Box office waterline: $200 million
Sink or swim? DC Comics wants another movie franchise but Green Lantern isn't Batman or Superman. Matching the wan reception for Superman Returns would be considered success, and 3-D fees will make that happen. SWIM
MR. POPPER'S PENGUINS (JUNE 17)
What it's about: an uptight businessman (Jim Carrey) shares his plush penthouse with a gaggle of cute, computer-animated penguins.
Box office waterline: $120 million
Sink or swim? Box office expectations are low, closer to Carrey's Lemony Snicket movie than How the Grinch Stole Christmas. Even so, this looks like an uphill march for the penguins. SINK
CARS 2 (JUNE 24)
What it's about: Racing champion Lightning McQueen (voice of Owen Wilson) and his pickup buddy Tow Mater (Larry the Cable Guy) get involved in European espionage and go Aston Martin on the bad guys.
Box office waterline: $244 million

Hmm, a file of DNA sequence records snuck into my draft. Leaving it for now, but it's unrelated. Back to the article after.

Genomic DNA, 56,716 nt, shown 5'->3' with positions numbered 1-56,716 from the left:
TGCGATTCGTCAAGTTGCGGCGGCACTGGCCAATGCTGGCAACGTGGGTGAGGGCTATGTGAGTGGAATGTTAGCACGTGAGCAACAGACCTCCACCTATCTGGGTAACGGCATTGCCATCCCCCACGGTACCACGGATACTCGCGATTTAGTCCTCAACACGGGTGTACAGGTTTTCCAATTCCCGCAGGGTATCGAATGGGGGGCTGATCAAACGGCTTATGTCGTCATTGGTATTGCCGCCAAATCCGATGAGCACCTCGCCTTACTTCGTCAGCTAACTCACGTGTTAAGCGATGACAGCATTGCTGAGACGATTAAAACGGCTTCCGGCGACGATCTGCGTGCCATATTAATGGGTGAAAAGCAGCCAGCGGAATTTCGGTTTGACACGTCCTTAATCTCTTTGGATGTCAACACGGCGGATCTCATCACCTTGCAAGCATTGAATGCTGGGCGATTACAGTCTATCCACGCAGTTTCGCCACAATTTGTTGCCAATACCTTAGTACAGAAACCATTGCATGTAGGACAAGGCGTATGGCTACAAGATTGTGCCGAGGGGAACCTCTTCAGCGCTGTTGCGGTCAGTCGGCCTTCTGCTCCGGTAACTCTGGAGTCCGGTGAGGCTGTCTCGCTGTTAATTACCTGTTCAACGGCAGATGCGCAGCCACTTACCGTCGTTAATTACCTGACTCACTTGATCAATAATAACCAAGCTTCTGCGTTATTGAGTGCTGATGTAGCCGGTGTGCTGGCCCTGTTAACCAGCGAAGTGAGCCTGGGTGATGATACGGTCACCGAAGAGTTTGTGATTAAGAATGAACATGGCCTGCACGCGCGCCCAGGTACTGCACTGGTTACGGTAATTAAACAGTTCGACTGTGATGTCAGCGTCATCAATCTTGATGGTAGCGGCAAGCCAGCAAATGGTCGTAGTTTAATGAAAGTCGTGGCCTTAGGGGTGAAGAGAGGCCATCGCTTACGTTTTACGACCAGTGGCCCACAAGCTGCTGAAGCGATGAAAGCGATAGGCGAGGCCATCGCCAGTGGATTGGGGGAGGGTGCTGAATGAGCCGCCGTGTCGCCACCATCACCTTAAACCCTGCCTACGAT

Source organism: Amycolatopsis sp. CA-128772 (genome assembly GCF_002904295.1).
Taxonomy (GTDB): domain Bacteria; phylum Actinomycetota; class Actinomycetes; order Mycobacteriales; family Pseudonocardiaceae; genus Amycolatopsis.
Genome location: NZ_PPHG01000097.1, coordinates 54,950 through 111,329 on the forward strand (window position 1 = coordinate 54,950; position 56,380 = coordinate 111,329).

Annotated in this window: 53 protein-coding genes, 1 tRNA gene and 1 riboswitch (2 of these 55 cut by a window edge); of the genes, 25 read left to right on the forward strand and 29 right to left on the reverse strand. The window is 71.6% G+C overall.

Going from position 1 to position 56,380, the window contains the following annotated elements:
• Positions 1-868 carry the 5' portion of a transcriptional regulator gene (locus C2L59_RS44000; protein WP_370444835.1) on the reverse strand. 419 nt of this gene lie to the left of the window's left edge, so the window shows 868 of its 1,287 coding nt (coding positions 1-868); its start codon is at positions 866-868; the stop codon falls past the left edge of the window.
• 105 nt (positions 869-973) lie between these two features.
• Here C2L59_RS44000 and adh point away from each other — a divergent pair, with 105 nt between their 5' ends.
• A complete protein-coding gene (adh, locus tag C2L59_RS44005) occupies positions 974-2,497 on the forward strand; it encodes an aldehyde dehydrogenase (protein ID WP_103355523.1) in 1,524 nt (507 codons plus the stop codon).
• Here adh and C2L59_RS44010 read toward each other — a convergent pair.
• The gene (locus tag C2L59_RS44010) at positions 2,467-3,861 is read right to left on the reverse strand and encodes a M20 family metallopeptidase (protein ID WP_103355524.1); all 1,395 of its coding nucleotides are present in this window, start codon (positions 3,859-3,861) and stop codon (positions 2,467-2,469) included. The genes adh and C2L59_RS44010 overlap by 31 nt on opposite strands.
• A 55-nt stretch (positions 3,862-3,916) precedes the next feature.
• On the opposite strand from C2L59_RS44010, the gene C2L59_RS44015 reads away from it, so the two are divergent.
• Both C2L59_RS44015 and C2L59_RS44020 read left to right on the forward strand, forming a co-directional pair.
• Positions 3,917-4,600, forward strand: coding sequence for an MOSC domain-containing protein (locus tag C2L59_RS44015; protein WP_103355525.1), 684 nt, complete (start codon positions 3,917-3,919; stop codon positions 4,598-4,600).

Sink or swim? The original Cars is considered by many as Disney-Pixar's worst effort, so this isn't a slam-dunk sequel. Part 2 should have legs (wheels?) through the Fourth of July but it's boxed in heavy traffic. SINK
BAD TEACHER (JUNE 24)
What it's about: A sexy junior high teacher (Cameron Diaz) vamps on a substitute (Justin Timberlake) while a popular coach (Jason Segel) pines on the sidelines.
Box office waterline: $63 million
Sink or swim? Forgetting Sarah Marshall is a good comparison, with its raunchy humor and Segel's unique goofiness. Diaz and Timberlake's fans should push the box office higher. SWIM
LARRY CROWNE (JULY 1)
What it's about: A recently downsized worker (Tom Hanks) goes to community college and falls in love with his teacher (Julia Roberts).
Box office waterline: $66 million
Sink or swim: Hanks and Roberts' only previous pairing was the disappointing Charlie Wilson's War. Larry Crowne looks much funnier, so topping that mark should be easy. SWIM
TRANSFORMERS: DARK OF THE MOON (JULY 1)
What it's about: Autobots and Decepticons race to recover a Cybertronian spacecraft on the moon. Just another excuse for director Michael Bay to blow up stuff. (Shia LaBeouf and Rosie Huntington-Whiteley star in this flick.)
Box office waterline: $402 million